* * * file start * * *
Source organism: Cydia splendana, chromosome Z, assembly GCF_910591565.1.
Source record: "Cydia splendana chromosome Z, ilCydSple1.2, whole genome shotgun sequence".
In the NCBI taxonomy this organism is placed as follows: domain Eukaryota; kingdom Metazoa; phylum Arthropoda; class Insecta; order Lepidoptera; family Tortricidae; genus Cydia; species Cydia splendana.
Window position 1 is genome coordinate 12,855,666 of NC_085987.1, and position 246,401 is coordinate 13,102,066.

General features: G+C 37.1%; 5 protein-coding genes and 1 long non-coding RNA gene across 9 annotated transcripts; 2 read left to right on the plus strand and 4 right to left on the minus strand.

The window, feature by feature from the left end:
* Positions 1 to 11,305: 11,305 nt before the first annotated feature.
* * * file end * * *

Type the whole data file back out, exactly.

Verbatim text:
Source organism: Cydia splendana, chromosome Z, assembly GCF_910591565.1.
Source record: "Cydia splendana chromosome Z, ilCydSple1.2, whole genome shotgun sequence".
In the NCBI taxonomy this organism is placed as follows: domain Eukaryota; kingdom Metazoa; phylum Arthropoda; class Insecta; order Lepidoptera; family Tortricidae; genus Cydia; species Cydia splendana.
Window position 1 is genome coordinate 12,855,666 of NC_085987.1, and position 246,401 is coordinate 13,102,066.

General features: G+C 37.1%; 5 protein-coding genes and 1 long non-coding RNA gene across 9 annotated transcripts; 2 read left to right on the plus strand and 4 right to left on the minus strand.

The window, feature by feature from the left end:
* Positions 1 to 11,305: 11,305 nt before the first annotated feature.